Former Oklahoma City police officer Daniel Holtzclaw was just found guilty of rape and sexual battery on Thursday. Now, his sentence has been handed down, and he is coming to the harsh realization that being a police officer didn’t save him from the 263 year sentence that a jury just handed down to him.
Prosecutors said that Officer Holtzclaw preyed on women were know to police for having had run-ins with the department in the past. He then told them that if they were to report him, he would have them arrested on charges related to their past.
But Holtzclaw, 29, wasn’t feeling so aggressive on Thursday, when broke down in tears upon hearing the reading of the verdict.
He was convicted of raping 13 women, but was cleared of about half of the total 36 counts against him. He has not had his sentencing set for January, which could likely see him serving the massive sentence as what would amount to life in prison.
Protesters who gathered outside the court earlier this week, demanded that the all-white jury convict the officer based on the physical evidence and the word of the 13 black women, who testified about how they were sexually assaulted.
While the prosecution has easily characterized Holtzclaw as predator who sought victims living in poverty and with criminal histories that he could hold over their heads, the defense for the rapist cop has said that all of these women have independently invented these rape allegations against the shamed officer.
Holtzclaw, additionally is accused of targeting African American women specifically.
He had a pattern of looking for victims with criminal records or a history of drug use or sex work. This targeting continued for seven months while he worked the 4pm to 2am patrol, according to the Raw Story.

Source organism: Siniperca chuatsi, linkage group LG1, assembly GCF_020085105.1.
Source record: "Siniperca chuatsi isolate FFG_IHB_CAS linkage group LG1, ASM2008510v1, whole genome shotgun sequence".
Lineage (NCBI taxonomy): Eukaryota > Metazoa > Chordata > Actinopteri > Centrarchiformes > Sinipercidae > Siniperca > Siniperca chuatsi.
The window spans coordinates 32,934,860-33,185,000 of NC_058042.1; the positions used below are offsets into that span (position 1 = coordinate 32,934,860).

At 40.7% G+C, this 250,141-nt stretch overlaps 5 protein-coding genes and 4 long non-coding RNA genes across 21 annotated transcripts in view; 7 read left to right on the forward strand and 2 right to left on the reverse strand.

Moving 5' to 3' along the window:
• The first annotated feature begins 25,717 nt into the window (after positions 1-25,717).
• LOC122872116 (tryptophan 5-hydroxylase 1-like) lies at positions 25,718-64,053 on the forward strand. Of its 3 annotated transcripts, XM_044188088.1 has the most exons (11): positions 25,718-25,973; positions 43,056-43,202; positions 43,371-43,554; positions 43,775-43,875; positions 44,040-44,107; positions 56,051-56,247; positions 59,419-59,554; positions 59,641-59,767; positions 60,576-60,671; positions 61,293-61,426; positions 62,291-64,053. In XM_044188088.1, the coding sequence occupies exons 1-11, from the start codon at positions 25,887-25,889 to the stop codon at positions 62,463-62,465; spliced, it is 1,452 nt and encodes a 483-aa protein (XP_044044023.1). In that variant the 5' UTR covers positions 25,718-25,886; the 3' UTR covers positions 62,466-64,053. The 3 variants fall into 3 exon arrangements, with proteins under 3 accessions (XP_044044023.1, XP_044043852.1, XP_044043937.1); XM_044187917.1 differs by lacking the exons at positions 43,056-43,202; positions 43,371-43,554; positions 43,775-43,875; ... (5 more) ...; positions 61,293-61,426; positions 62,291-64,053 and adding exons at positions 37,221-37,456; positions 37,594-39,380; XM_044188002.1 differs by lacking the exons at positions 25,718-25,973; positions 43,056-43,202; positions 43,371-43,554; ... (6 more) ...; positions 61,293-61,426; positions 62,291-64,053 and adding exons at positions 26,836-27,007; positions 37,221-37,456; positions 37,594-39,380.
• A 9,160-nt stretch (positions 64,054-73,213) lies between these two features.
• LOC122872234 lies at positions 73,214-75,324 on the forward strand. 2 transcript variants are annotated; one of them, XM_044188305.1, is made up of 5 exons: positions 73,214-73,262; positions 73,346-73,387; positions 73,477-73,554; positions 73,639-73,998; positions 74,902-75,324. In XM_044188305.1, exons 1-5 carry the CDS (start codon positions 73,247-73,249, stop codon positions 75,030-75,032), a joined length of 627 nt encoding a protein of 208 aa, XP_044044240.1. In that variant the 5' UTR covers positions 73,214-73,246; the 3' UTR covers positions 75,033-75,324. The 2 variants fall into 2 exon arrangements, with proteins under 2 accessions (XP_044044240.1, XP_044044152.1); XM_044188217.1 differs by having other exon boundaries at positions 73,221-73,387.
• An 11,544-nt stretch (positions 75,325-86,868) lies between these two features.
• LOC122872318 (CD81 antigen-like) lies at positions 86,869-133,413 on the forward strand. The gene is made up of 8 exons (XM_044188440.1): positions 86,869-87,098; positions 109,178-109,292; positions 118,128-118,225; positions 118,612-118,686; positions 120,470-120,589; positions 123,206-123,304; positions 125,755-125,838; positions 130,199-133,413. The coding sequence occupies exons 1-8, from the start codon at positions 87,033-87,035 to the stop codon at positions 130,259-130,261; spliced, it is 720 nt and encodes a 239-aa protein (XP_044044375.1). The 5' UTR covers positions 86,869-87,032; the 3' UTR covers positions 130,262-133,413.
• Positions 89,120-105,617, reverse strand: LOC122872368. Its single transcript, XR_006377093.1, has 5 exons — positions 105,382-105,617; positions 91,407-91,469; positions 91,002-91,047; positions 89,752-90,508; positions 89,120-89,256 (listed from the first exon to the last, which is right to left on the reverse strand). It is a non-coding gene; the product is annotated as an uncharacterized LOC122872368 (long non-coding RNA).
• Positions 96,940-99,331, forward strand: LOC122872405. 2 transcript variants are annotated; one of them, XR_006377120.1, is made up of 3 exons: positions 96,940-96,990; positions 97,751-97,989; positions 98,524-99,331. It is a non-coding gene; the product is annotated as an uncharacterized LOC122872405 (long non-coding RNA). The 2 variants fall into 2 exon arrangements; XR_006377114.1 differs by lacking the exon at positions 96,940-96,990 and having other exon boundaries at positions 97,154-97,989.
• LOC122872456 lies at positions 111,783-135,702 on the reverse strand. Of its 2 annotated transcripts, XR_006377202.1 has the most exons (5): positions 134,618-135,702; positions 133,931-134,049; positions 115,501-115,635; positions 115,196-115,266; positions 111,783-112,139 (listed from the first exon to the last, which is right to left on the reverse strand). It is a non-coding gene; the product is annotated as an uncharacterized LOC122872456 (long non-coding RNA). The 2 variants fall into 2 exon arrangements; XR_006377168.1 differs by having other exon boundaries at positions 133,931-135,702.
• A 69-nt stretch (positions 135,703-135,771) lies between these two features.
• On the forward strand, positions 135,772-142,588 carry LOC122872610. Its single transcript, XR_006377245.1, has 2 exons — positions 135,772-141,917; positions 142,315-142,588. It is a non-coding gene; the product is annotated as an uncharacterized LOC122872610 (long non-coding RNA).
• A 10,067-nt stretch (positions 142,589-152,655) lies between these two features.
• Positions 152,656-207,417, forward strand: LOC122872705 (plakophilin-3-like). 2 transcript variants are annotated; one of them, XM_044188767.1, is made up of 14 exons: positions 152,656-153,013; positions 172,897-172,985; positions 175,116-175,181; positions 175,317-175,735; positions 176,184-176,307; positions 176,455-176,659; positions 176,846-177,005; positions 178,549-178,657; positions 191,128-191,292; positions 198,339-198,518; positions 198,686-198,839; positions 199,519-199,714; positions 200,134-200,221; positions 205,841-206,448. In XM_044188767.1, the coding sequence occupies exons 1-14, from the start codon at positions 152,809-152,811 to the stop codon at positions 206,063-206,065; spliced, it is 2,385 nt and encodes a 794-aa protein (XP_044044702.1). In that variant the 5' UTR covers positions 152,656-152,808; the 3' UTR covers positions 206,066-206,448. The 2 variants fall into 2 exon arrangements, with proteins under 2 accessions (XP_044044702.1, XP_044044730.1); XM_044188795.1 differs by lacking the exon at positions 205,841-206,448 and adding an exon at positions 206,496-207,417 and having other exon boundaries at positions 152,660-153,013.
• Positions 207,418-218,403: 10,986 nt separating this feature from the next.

For all but one of his alleged victims, police investigators claim, Holtzclaw used his position on the force to run background checks for outstanding warrants or other means by which to coerce sex.
Prosecutors are now trying Holtzclaw for 36 counts including rape, sexual battery, forcible oral sodomy and stalking, to which Holtzclaw has pleaded not guilty.
Holtzclaw’s new defense has aggressively called into question his accusers for nothing more than their marijuana use, or drinking. In one case, their “checkered past” was simply having a suspended drivers licenses.
One women’s abuse advocate said that, “officers count on no one believing the victim if she reports.”
Diane Wetendorf, the head of a counseling group in Chicago for female victims of police abuse, added that they “know that the word of a woman of color is likely to be worth even less than the word of a white woman to those who matter in the criminal justice system.”
“There was nothing that I could do,” one woman testified on Monday.
She says that Holtzclaw drove her to a field, then raping her in the back of his police cruiser.
Finally, he left her there to fend for herself. “He was a police officer and I was a woman,” she added.
Another victim, a 17-year-old girl, recalls that Holtzclaw raped her on her mother’s front porch.
She was threatened with arrest for a minor trespassing warrant if she reported the rape.
Another woman explained “I didn’t think that no one would believe me.”
The Associated Press added that she said, “I feel like all police will work together… What am I going to do? Call the cops? He was a cop.”
Holtzclaw does not dispute that he had encounters with any of these women, but he says that he never raped any of them, and they are all making it up.
Rachel Anspach, of the African American Policy Forum, says she thinks “it is a sign of progress that Holtzclaw’s case has actually gone to trial.
Historically, we’ve seen the justice system hasn’t protected black women from sexual assault.”